Capturing memories of Whitcliffe’s glorious past

WHITCLIFFE Mount Grammar School has recently celebrated its centenary which has provided many with an opportunity to look back over its past — as well as looking to its future as it begins a new chapter in September when it loses its sixth form.

Friday, 13th May 2011, 5:39 pm

Among those with fond memories is former teacher Peter Smith, who has kindly loaned us this photograph which was taken in 1953.

Annual events in the grammar school calendar were the staff and school matches against the 1st XI cricket and 1st XI hockey teams.

The photograph was passed on to Peter by a former ‘Old Boy’ who took it at half time as pieces of lemon were being sampled and spans 62 years of teaching service.

Percy Gingell is on the far left of the picture. He was appointed in 1925 and was head of English, becoming deputy head in 1958. In the 1960s he retired to Wooton Basset, becoming active in local societies and lived well until his 90s.

Peter is next to Percy and was appointed in 1950 was a geography teacher and was in charge of boys’ games from 1951-68. He became in charge of lower school arranging transfer from middle schools. He retired in 1987 and became active in local cricket at both local and junior levels, and was chairman of Mirfield Sports Council.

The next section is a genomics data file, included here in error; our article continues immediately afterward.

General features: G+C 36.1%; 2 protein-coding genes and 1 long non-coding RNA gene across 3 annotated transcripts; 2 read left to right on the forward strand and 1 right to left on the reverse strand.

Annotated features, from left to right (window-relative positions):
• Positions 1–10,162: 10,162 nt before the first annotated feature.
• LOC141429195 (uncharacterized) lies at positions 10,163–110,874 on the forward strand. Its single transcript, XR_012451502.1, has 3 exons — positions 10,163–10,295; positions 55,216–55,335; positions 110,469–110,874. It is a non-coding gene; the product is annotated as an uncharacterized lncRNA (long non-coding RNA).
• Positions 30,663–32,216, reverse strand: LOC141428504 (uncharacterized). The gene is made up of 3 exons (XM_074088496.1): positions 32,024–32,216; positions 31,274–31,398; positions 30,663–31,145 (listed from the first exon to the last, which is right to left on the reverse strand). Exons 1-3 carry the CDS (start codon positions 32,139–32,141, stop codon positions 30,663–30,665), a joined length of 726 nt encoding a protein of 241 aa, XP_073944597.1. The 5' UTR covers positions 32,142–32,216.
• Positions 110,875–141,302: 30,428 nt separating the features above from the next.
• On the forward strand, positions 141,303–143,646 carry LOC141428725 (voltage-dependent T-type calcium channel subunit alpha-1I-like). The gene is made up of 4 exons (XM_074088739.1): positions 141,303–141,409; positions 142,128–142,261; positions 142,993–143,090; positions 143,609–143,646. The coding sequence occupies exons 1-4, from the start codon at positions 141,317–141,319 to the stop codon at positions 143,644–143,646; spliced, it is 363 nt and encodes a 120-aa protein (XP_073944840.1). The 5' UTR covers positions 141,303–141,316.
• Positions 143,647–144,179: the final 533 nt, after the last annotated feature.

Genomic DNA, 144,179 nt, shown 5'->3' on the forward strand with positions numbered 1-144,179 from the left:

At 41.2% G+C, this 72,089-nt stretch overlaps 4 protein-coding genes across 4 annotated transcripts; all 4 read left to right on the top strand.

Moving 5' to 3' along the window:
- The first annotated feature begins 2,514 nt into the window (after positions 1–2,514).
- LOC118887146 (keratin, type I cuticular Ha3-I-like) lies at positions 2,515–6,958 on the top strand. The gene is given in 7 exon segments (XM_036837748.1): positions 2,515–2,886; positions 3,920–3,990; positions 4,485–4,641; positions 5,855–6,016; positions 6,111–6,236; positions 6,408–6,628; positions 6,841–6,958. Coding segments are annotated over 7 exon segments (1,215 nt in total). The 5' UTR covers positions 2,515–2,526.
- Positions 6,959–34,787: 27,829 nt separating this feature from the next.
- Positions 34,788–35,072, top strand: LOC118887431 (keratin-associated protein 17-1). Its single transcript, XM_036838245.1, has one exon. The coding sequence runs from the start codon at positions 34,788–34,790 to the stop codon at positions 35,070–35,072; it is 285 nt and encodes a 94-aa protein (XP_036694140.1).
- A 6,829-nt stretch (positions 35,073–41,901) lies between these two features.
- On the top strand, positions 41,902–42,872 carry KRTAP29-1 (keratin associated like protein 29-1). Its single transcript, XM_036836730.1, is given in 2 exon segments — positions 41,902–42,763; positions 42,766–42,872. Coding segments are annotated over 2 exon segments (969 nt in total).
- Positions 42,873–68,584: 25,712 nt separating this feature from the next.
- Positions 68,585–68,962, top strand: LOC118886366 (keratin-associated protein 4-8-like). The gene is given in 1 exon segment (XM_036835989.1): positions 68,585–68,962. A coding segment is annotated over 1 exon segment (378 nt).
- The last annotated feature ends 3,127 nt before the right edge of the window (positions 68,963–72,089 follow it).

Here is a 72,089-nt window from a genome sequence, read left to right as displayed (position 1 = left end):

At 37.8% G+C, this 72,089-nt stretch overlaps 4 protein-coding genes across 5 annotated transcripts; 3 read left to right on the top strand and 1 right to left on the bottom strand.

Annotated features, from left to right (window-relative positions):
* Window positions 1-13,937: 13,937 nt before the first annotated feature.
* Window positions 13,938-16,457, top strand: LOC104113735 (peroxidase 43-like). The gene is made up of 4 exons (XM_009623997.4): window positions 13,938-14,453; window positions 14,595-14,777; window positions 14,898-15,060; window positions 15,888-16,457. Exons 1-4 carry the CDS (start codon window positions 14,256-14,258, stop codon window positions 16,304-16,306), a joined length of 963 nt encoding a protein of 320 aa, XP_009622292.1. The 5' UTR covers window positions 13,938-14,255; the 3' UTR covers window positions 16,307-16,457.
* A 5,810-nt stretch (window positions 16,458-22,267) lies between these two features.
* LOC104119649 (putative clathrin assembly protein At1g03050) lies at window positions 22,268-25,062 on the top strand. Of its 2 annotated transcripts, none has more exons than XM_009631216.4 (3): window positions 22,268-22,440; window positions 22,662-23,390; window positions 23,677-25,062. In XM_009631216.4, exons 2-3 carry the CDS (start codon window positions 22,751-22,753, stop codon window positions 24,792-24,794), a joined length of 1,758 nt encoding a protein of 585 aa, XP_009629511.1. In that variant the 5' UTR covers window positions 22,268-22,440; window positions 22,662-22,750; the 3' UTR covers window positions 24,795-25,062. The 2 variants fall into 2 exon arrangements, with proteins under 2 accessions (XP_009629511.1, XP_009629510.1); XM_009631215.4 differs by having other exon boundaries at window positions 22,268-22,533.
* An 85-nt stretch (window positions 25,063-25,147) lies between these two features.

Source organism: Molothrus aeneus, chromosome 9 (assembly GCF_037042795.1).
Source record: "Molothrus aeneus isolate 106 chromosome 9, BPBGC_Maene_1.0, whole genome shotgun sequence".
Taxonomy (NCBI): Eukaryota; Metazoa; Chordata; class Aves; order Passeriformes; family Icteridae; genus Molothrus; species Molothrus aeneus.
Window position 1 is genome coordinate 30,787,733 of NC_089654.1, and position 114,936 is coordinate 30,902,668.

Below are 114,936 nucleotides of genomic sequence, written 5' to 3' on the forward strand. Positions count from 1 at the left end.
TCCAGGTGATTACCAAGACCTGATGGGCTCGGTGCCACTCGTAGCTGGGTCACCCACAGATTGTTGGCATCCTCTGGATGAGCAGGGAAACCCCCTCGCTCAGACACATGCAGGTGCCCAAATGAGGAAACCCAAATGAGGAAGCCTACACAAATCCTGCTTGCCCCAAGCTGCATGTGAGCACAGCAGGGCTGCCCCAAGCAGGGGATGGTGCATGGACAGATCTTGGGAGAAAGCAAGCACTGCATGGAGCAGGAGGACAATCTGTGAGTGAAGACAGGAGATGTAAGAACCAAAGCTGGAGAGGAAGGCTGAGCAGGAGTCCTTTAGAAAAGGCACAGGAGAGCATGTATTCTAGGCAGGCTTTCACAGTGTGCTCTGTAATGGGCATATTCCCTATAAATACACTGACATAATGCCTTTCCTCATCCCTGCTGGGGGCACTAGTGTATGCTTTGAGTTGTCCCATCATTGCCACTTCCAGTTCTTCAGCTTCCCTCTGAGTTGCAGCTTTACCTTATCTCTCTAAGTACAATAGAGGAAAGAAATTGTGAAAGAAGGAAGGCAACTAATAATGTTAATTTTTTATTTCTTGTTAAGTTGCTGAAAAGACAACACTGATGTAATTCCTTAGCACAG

Next in the line-up is Arthur Bartle who was a biology teacher, having been appointed in 1951. He became head of science in 1973 and retired in 1985 to buy land and develop a market garden. However the deal fell through and be bought a pub at the bottom of Sutton Bank in North Yorkshire. He died in Helmsley in 2008.

Donald Phelps went to Whitcliffe Mount in 1947 and taught modern languages before becoming deputy head in 1961, and retiring in 1980. He continued as a Methodist local preacher and did some work for Bradford University as a liaison officer. He died in the mid 1990s.

Jack Patrick, who was appointed in 1948, taught boys’ handicraft and was also musically gifted. He retired in 1975 and was an organised at Buttershaw Church. He died in 1986.

History teacher Ken Horton, is next in the group. He was appointed in 1949 and, according to Peter, was a real ideas man. He will be remembered for his drama productions. In 1956 he moved to a large comprehensive in London and then on to Worcester College of Education as a lecturer. He died in 2001.

Esme Cooke, appointed in 1936 was a Latin and music teacher.

“She was very talented musically and could turn her hand to any aspect,” said Peter.

“She was the founder of house music competitions and was very involved in several musical productions. She decided to retire on hearing that Latin would disappear from the comprehensive curriculum in 1973 and she died in 1998.”

Pam Credland (Mrs Kelly) was a maths teacher, appointed in 1953. She left two years later to join her husband, a geologist, in the former Peru oil industry and now lives in the Poole/Bournemouth area.

Chemistry teacher John Ball, joined Whitcliffe in 1950 and left in the late 1950s to lecture at Bradford Technical College.

Girls’ PE teacher Betty Barr joined in 1948 and was on the staff until 1953 when she married.

The final member is staff is Sheila Naylor (Mrs Conder) who worked at Whitcliffe from 1951-61 when she left to have a family. Her husband was also a member of staff, from 1955. They moved to Paignton and she died in March this year.